Three Reasons Why You Should Encourage Your Congregation to Gather Every Week


Pastor, what do you wish your congregation would add to their New Year’s resolutions? Here’s one you should encourage your church members to include: resolve to gather with the church every Sunday.

Don’t encourage them to consider, think about, or merely entertain the idea of going to church. Encourage them to deliberately plan, arrange, and order their weeks and months so that they would be in the pews for those 52 Sundays.

Here are three reasons why.


If you are a Christian, the Bible commands you to gather regularly. Hebrews explicitly exhorts its readers to “not [neglect] to meet together, as is the habit of some” (Heb. 10:25). The New Testament provides a pattern, set by the apostles and early disciples, of meeting regularly on the first day of the week to hear the Word preached, break bread, and collect donations for the saints (Acts 20:7; 1 Cor. 16:1–2).

Pastor, what hindrances do you see in your church members that prevent them from gathering? Life happens, of course. We shouldn’t be legalistic. We get sick or must travel. Yet we should exhort and encourage our people to obey our Lord and Savior.

One way to do this is by promoting Sunday morning gatherings more than other church meetings. Remind attendees by announcing every week that you will gather again the next Sunday. Through prayer and discipling, minds and hearts can change to view church attendance not merely as a habit or routine, but also as a matter of obedience.


Everyone wants to grow. While New Year’s resolutions usually consist of physical training, remind your flock to also take care of their spiritual health, which the Bible prioritizes (Matt. 10:28, 1 Tim. 4:8).

One of the best things for our souls is to come to church and hear the Word of God preached. The Bible is clear on this: God creates and sustains life only through his Word (Ps. 119; Ezek. 37; John 1:4-5, 17:17; Rom. 10:17; Heb. 1:1–2). A soul not consistently digesting expositional preaching is at risk of eventually withering and dying.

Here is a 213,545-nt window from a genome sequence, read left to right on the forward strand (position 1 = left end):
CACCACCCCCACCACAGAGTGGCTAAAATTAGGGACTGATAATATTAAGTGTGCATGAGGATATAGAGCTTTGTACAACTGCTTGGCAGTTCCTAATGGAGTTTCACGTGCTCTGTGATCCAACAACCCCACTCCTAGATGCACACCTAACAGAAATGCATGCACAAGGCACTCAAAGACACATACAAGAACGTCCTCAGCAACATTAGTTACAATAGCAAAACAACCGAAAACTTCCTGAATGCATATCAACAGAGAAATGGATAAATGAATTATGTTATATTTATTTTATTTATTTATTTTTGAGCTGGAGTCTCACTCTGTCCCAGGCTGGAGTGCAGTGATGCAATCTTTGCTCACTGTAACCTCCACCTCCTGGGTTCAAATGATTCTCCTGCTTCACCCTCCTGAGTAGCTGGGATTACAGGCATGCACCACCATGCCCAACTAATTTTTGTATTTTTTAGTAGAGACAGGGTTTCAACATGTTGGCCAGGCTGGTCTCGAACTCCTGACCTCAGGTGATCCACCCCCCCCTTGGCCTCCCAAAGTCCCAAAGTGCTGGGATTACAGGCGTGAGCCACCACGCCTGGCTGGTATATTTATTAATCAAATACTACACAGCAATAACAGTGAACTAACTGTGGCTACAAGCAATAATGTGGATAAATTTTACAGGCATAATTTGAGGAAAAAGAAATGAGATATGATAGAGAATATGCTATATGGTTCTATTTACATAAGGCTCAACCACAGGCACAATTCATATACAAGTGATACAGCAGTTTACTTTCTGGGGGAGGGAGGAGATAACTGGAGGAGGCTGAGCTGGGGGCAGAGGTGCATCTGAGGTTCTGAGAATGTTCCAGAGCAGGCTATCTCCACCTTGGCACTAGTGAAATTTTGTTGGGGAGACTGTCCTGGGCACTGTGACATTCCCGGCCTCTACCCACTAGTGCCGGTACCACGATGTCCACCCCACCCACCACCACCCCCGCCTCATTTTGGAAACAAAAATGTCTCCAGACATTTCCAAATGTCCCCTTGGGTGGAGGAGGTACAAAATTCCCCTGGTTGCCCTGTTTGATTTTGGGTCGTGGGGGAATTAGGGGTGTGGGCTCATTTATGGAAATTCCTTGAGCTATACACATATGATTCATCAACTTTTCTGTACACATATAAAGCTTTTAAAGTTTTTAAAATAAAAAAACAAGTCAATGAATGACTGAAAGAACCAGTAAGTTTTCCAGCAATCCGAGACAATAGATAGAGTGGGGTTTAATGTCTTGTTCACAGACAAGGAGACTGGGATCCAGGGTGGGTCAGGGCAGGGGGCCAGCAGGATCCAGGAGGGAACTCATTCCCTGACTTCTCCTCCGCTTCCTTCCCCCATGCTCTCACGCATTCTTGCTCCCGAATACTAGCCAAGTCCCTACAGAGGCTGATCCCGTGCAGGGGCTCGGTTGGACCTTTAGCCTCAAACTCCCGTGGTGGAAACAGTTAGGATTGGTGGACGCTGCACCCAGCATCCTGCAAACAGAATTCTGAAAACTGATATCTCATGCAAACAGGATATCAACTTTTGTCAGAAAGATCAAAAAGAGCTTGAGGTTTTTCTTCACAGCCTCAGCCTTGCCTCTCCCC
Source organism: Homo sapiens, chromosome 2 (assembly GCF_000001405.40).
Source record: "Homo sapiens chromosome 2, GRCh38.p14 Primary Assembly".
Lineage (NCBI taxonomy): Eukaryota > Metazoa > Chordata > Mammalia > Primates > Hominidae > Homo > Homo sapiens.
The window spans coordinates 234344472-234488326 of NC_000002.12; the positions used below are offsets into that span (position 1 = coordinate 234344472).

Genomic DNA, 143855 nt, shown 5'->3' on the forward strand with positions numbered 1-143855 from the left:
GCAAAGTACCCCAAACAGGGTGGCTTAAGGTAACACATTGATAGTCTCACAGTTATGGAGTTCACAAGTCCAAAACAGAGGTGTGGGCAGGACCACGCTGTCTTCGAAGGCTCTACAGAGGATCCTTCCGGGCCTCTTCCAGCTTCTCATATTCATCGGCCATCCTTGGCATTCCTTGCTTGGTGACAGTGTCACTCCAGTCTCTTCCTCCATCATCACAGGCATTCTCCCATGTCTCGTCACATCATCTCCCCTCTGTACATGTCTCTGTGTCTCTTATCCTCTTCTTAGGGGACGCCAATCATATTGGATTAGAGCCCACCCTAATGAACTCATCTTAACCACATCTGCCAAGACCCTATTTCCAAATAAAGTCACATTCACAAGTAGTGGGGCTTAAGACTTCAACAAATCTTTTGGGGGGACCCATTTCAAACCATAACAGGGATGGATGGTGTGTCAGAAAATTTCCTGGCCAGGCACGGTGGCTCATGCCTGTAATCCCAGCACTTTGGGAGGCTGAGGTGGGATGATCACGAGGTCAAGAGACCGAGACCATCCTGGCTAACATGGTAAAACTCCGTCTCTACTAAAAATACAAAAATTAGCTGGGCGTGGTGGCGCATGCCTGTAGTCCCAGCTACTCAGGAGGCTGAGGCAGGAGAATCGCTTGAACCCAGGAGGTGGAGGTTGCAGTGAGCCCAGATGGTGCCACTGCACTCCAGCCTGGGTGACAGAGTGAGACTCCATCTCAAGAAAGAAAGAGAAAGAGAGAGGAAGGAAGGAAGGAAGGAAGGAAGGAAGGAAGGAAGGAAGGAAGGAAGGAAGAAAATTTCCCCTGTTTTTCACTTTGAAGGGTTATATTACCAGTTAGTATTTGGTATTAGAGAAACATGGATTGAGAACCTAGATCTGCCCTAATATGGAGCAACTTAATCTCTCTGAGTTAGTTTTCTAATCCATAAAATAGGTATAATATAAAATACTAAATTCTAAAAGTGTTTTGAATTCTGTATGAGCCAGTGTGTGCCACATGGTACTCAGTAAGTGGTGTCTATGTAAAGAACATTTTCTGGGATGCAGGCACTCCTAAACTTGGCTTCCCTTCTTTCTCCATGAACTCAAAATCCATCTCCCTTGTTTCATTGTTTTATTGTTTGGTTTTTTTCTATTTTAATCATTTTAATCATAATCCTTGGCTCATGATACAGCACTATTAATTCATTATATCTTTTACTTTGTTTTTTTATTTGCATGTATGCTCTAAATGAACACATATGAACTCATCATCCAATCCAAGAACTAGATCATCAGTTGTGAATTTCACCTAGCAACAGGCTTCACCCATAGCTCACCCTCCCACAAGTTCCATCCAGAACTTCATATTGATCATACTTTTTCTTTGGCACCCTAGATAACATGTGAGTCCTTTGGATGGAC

Pastors and leaders, display your own need when it’s not your week to preach by sitting in the front row. Show your church that the source of your soul’s nourishment is the same as theirs.


As much as we should gather for the sake of our own souls, the entire church benefits as well. Scripture’s metaphors for the church—a family, temple, household of God—all communicate the togetherness of those who are in Christ.

I cannot obey the one-another without others. By gathering with brothers and sisters in Christ, we’re making it possible for each other to obey God’s commands to love and encourage one another. Can you believe it? Your members can minister to one another just by attending.

Recently, an older member at my church shared that her cancer had come back. We grieved as a church. But as we watched her and her husband continue to attend faithfully and worship God as her sovereign protector and loving Father, we were also encouraged as a church.

As your members are burdened with the trials of life, their continued commitment to gather with God’s people brightly displays the Holy Spirit’s work in them. In return, their family sees and is strengthened.


Matt Smethurst once said, “Spiritual disciplines are not about making you precious to God. They’re about making God more precious to you.”

We don’t gather with the church to make ourselves precious to God. We gather because—as we’re reminded of the good news of Jesus’ death and resurrection, as we’re encouraged by the family for whom he died—God becomes more precious to us.

Sam Koo

Sam Koo is a multimedia manager at 9Marks and a member of Capitol Hill Baptist Church.

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